What’s the going rate, the market value, for refugees and asylum seekers these days? Ask the Australian government.
Australia and Cambodia are close to finalizing a deal on refugees. No one seems to know the details of this arrangement, because both countries are keeping it very hush-hush. But what we do know is it involves refugees and asylum seekers being moved from Australia’s catastrophic adventure in Nauru, to Cambodia. Some, in the Cambodia opposition, say this could involve as many as 1000 refugees, and they are most likely going to be `relocated’ on a remote island off the coast of Cambodia.
We also know that Australia is one of Cambodia’s largest aid donors. Over the past four years, for example, Australia has donated over $329 million to Cambodia. We know that Cambodia is one of the poorest countries in the world. We also know that Australia has criticized Cambodia’s human rights record, more than once and most recently at the United Nations.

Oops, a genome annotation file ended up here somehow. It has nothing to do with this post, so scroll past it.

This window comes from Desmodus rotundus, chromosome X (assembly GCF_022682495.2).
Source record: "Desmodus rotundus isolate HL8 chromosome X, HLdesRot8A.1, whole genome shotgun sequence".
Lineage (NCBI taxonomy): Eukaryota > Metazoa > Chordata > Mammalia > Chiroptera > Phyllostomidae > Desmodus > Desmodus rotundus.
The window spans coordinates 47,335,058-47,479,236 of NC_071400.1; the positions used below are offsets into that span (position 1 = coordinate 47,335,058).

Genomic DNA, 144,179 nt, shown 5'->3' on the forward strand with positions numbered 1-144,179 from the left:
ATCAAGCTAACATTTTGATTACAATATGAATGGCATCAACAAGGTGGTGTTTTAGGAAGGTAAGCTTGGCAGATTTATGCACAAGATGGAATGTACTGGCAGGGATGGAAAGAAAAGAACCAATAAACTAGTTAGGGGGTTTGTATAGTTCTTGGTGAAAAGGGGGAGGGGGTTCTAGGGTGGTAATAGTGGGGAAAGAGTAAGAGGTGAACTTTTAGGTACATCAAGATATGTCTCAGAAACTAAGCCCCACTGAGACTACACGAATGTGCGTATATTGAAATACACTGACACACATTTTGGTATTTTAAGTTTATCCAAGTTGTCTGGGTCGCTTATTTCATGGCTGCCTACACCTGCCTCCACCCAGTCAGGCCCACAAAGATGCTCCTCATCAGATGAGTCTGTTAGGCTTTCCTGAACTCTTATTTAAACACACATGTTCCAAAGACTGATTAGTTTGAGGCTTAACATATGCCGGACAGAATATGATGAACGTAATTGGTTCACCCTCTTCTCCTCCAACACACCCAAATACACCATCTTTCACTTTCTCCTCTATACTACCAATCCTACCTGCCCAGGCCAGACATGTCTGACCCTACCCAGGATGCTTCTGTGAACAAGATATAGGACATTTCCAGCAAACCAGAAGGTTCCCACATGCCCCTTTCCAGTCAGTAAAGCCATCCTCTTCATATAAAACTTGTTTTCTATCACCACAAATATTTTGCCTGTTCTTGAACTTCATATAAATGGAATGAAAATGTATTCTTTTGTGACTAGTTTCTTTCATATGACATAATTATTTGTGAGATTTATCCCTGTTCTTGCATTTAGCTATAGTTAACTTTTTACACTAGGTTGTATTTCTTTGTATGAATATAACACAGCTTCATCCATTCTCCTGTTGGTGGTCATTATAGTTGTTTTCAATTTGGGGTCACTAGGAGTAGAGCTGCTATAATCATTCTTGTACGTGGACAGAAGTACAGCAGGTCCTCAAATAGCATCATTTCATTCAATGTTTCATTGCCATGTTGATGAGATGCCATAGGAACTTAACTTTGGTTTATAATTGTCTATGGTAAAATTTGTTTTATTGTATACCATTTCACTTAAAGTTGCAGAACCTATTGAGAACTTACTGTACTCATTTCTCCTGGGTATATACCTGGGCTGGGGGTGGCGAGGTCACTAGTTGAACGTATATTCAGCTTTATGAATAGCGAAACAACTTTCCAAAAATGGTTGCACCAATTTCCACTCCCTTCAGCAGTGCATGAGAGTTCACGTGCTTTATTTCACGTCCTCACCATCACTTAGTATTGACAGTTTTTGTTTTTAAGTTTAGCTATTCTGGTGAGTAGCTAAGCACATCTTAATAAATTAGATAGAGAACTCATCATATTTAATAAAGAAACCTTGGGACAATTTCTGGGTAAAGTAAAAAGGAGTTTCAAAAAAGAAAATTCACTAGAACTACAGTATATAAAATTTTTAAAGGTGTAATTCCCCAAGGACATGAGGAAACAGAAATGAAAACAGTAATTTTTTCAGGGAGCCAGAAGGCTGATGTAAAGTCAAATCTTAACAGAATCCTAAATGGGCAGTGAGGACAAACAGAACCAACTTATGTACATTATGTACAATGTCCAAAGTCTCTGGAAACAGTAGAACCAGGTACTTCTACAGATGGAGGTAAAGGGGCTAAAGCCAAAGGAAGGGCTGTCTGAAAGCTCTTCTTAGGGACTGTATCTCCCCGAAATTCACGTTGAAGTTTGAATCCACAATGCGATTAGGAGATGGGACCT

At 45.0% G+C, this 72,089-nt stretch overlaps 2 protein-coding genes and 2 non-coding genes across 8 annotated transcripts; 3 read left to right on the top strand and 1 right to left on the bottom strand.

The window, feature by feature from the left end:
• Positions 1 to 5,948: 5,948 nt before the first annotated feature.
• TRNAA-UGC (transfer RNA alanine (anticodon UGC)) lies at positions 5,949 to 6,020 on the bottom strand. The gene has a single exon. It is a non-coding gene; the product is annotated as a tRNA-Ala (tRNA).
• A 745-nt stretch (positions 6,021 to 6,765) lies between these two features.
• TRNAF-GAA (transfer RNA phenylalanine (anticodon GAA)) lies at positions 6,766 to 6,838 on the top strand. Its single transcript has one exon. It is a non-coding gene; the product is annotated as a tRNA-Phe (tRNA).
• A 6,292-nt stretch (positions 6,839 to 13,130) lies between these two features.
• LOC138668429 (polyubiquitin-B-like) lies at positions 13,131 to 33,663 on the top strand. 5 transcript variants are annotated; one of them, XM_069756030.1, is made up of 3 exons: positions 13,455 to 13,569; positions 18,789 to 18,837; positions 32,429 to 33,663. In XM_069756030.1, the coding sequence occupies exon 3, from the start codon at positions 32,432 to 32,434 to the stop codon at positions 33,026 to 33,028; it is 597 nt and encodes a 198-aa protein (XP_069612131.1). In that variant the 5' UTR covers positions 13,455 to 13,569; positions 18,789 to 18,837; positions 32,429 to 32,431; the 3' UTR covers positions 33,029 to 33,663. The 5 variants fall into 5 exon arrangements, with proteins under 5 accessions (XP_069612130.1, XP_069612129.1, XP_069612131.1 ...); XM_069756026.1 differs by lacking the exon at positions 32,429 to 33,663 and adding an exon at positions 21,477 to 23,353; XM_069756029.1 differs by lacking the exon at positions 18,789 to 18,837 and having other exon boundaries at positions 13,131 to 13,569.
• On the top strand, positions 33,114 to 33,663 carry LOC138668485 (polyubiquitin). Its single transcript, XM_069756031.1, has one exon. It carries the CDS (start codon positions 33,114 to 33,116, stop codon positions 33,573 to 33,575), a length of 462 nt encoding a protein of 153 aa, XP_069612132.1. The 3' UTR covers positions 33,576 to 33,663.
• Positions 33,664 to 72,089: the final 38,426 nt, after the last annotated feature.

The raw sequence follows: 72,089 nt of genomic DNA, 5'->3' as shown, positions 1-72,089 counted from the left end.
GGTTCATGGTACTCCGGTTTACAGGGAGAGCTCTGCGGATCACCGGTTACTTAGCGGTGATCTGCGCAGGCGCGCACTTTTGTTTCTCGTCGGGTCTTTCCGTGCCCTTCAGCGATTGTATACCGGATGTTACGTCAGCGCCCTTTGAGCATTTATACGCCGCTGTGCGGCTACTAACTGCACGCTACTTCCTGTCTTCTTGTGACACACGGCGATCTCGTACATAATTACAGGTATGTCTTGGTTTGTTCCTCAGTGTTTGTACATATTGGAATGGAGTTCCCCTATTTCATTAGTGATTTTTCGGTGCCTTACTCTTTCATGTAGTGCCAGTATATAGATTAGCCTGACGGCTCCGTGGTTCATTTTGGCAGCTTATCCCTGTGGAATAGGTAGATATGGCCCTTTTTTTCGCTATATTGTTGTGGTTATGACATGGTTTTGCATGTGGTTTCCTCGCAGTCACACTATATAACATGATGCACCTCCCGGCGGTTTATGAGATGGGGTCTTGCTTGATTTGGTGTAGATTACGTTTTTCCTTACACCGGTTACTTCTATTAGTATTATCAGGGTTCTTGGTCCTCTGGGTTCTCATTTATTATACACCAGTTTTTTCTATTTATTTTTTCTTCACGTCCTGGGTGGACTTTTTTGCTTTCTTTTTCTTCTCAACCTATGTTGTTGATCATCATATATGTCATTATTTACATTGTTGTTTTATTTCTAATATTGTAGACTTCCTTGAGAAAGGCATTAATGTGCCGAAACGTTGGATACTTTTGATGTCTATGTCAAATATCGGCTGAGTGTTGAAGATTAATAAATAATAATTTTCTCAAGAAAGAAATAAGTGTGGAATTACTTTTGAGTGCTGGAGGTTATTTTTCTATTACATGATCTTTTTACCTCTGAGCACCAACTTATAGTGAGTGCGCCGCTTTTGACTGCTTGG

We are told that refugees will be `relocated’ only if they volunteer, but if they refuse to volunteer, their refugee status will be reviewed.
In both Cambodia and Australia, opposition to this deal has been fierce and intense. Much of it has centered on the conditions in Cambodia and the folly of sending refugees, many of them fleeing the violence of conflict zones, to an area just emerging from a long and brutal civil war. Others point to the economic hardship of life in Cambodia and others to the difficult political, civil and human rights situation.
What about the marketization of refugees and asylum seekers? Australia won’t be `relocating’ refugees. It will be dumping human beings, like so much cargo, and wiping its hands clean … or dirty. One thousand human beings who have asked for help and have already been dumped on one inhospitable island are now to be dumped again on another, even more inhospitable island? This `deal’ takes the privatization of `care’ for asylum seekers and refugees to a new, and yet very old, place: offshoring.
Cambodia will `volunteer’ to take the refugees because Australia has offered it cold, hard cash, or financial benefits. And so the entire region will become one giant marketplace for human cargo, not quite slaves, not quite not slaves.